Friday, February 19, 2016

Literary Friday: Little Wild Flower



Happy Literary Friday!  This has been a week filled with Shakespeare in homeschooling, so I didn't get as much reading for fun accomplished as I'd hoped.






My sweet friend Jolene sent me two books via the Book And A Cuppa Swap, and I read one of them this week, Little Wild Flower by Samantha Jillian Bayarr.



I can't wait to read Love Goddess' Cooking School soon!


According to Goodreads:

Jane Abigail Reeves is Little Wild Flower. Raised as a city girl; her father moves fifteen-year-old Jane and her entire family to a farmhouse in a rural Amish community in Indiana as a respite for her alcoholic mother. Finding farm life more complicated than city life; Jane shuns herself from family and neighbors, until she stumbles upon sixteen-year-old Elijah, the Amish boy next door. As she slowly ventures out of her comfort zone, she begins to mimic her family's acceptance of Amish living, realizing it's a practical solution for squelching the dysfunction of her family's past. Set in the 1970's, Jane's story is full of cultural obstacles she must overcome in order to survive in the community in which she and her family reside. Can a hippie-chick like Jane find friendship with a sixteen-year-old Amish boy, despite their cultural differences? Will their feelings for each other change as they grow up? 


Amish fiction is becoming an increasingly popular sub-genre in Christian fiction, especially Christian romance.  I think that this one is a bit different because Jane's family is so dysfunctional compared to their Amish neighbors.  All of the family members at least try to become a part of the community except Jane.  She doesn't want to have anything to do with their change in lifestyle.  I also think that setting the story in the mid-seventies is interesting because it's the peak of the Women's Rights Movement, not to mention the other social changes occurring then.  So the plot containing teenagers marrying so young is jarring because the seventies is the decade where women were empowering themselves by accomplishing goals before marriage.  I also question the acceptance the Amish have of Jane and her family.  They clearly aren't Amish, yet their church seems okay with (several) marriages between Jane's family members and members of their sect.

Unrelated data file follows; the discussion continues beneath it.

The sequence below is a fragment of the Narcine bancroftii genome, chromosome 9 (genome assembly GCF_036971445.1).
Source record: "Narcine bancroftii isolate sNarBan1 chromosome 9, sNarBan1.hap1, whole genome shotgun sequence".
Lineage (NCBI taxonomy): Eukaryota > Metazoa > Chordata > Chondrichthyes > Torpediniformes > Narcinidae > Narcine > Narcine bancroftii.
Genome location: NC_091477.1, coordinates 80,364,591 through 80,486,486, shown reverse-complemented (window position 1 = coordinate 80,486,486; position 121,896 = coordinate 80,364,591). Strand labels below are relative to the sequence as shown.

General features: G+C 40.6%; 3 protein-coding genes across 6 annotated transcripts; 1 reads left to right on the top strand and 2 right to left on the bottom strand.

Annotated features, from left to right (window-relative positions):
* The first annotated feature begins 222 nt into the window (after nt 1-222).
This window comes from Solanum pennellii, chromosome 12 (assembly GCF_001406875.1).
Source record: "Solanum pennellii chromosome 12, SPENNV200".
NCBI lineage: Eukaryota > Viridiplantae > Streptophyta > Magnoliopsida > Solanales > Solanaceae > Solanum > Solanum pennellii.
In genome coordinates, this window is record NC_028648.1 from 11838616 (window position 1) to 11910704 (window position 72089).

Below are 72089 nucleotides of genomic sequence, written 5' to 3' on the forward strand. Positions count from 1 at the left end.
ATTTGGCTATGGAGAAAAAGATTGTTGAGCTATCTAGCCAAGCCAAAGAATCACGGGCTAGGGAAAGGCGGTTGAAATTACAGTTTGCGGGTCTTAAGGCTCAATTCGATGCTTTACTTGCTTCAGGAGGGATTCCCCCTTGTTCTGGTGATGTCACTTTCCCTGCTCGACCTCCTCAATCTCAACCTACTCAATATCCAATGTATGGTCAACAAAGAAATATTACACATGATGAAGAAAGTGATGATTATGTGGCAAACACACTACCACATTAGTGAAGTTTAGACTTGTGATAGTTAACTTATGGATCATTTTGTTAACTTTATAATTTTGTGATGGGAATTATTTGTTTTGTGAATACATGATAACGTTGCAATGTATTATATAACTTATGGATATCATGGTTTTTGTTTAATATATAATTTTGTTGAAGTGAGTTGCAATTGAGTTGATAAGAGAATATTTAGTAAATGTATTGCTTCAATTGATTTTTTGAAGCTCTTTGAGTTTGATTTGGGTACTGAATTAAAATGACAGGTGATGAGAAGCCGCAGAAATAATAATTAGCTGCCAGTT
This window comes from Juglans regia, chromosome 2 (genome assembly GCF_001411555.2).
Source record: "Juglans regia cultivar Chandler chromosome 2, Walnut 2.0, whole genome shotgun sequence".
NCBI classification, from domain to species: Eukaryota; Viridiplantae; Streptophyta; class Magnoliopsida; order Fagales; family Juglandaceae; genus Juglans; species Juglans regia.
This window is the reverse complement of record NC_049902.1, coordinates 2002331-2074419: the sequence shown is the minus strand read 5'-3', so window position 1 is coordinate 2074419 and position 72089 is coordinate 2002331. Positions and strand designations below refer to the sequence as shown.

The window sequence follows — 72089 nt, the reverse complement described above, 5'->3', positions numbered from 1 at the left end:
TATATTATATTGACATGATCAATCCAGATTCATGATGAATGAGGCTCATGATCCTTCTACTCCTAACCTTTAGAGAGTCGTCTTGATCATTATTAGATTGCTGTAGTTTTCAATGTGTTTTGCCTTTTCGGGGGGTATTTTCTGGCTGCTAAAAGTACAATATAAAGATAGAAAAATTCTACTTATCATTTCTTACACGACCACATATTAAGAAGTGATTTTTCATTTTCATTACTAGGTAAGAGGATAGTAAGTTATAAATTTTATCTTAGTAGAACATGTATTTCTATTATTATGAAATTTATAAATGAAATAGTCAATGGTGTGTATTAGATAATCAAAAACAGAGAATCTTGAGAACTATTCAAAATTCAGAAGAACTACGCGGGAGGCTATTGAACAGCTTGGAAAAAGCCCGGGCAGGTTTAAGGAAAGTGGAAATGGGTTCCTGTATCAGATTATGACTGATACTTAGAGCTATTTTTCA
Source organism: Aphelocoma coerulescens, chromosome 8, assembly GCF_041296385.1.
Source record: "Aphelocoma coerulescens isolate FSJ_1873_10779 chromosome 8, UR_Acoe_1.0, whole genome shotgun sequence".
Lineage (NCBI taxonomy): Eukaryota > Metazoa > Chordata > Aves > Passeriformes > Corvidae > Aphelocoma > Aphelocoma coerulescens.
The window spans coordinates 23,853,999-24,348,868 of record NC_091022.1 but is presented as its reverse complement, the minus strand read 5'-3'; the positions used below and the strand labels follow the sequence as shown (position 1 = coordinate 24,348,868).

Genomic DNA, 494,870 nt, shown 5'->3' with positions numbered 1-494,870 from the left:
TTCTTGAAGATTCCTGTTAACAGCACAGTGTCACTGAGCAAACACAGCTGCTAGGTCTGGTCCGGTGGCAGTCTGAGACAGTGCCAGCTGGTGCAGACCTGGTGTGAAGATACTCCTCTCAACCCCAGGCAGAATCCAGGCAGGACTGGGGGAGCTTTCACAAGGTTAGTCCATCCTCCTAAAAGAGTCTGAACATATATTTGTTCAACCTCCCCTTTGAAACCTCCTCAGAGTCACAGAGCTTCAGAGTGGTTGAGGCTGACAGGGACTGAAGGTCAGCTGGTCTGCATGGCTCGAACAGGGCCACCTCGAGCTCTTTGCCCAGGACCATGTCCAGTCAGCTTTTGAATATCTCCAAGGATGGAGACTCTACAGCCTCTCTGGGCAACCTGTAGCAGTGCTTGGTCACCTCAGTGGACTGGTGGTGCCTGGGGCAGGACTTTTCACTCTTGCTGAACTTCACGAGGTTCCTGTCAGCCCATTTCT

I enjoyed the characters, especially Elijah.  He also has a rebellious spirit matching Jane's.  They seem to find a way to spend some time together without chaperones which also seems odd to me.
I must stress that this is the first Amish story I've read, so I don't have anything to compare it to, and I'm not an expert on Amish culture.   But if you like this genre, I do think you'll enjoy Jane and Elijah's story:  their narrative is a lot of fun.


What have you been reading lately?  This is a linky!



Art @ Home




Until next time...

Happy reading!
Ricki Jill



Art @ Home
Art @ Home

Welcome to Art @ Home! My name is Ricki Jill Treleaven, and this is where I share creative living with a Southern accent. Live since 2010, Art @ Home is for the reader who wants to discover creative ways to enjoy home through decorating, cooking, reading, and creative projects. I also chronicle the adventures of my busy family.

5 comments:

  1. I'm glad you enjoyed it! I would never have guessed this book was an Amish Christian romance based on the cover.

    ReplyDelete
  2. Happy Friday Ricki Jill,
    I hope you are totally over that awful flu bug. I love your recommendations so this one will go on my list. xoxo,
    Vera

    ReplyDelete
  3. Hi Ricki Jill! I enjoy your Literary Fridays! I also wanted you to know that I enjoyed the art pages on your other blog too. I love seeing what you feel :)
    The first one let me know that you must have the flu bug at your house and
    I'm holding out hope that you are all getting over it now. I hope the home schooling is going well, I love a home-schooling mom!!!
    sending hugs your way....

    ReplyDelete
  4. It's always refreshing to read a contemporary set in the past! And eye opening, for me, when I realize how much was going on during just a decade or two (and my parents and aunts and uncles in the thick of it, age-wise). I felt that way after reading The Help.

    I'm curious why Amish is a popular subgenre but Quaker isn't. I know the Amish are strict, and can be clannish toward outsiders, and there are definitely things I disagree with in regard to Amish culture (strongly) that would make this kind of love story strained. But I can totally see it working with Quakers (I have an ex who was/is a Quaker, and they seem more inclusive. Or at least, they had no problems with him dating a non-Christian). Hmmm....

    ReplyDelete
  5. I hope you are feeling better and I am sorry you did not care for the book that much. I hope book number two is much better for you.

    ReplyDelete

I read and appreciate all of your comments :D